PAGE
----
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African Game

Stephen Carton-Barber

$85.00

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This massive work contains very detailed maps of species and subspecies. It also is the only book we are aware of that shows the historical distribution of African animals. In many cases, it is a sad reminder of what once was, but in a few cases, optimism can be found. It is supported by hundreds of photos, almost all taken in the wild, of the animals as you might see on safari.
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AFRICAN GAME 
Species and Subspecies

by Stephen J. Carton-Barber

2017 Benoni, South Africa, 467pp, 8.5x11, color photos, maps, hardcover, dj
ISBN: 978-0-620-74669-4

The richness of Africa’s game is great and even more so when viewed at a subspecies level. What differentiates a Swayne’s hartebeest from a Tora hartebeest, or a white-eared kob from a western kob?  A western giraffe and a reticulated giraffe are very different-looking animals, but unless you see photos juxtaposed, it might be very hard to know which one is which.  The buffalo can be especially confusing as one species seems to change slightly with every two hundred miles one travels in Africa. The great number of zebras and their local variations also cause much confusion.  With some animals the differences are very subtle, such as the northern and southern white rhinos.

This massive work contains sixty-three chapters, hundreds of species and subspecies, and all African game animals. The author includes kudus, duikers, spiral-horned antelopes, elephants, buffaloes, lions, leopards, and rhinos as well as all the others one can find in the record books.  He also gives detailed descriptions for the small cats, dwarf crocs, giraffes, aardwolfs, jackals, foxes, ostriches, aardvarks, civets, badgers, and even the okapi.  For each species he provides a historical map of where they used to occur in Africa and then another map with current distributions, and both of these maps show subspecies as well.  All the maps are in full color, so it is easy to differentiate between variants, which can be confusing.  Several photos show the differences in the various subspecies, and a description is offered of each subspecies, shows where it occurs, and gives its Latin name.  In addition each species is given a detailed introduction as to who discovered it, how its name(s) came about, and other interesting facts, including common misconceptions and small factoids that will delight even the most serious hunter.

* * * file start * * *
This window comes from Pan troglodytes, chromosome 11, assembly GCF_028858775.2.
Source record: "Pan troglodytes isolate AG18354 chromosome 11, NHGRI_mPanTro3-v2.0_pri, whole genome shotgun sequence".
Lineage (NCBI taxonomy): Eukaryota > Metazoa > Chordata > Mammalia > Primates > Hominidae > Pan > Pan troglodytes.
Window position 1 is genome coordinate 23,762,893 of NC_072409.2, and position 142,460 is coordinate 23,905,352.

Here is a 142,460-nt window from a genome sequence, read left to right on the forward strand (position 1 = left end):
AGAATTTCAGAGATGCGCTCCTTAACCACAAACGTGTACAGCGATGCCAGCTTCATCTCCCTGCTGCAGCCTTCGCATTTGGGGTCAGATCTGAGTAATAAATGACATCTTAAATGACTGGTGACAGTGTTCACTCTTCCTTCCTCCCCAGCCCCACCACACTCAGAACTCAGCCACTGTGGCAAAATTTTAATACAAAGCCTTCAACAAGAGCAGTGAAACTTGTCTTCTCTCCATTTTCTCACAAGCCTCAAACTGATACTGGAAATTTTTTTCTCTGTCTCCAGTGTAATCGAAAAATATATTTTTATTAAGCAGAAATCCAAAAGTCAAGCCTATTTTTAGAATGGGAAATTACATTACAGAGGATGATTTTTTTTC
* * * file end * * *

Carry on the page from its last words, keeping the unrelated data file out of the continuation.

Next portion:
The book was a huge undertaking and the very detailed maps of species and subspecies is the most detailed we have ever seen; moreover, this is also the only book we are aware of that shows the historical distribution of African animals.  In many cases, it is a sad reminder of what once was, but in a few cases, optimism can be found.  It is supported by hundreds of photos, almost all taken in the wild, of the animals as you might see on safari.

If you are a serious African hunter and wish to know before you go, this is a must-have book.

 

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Stephen Carton-Barber

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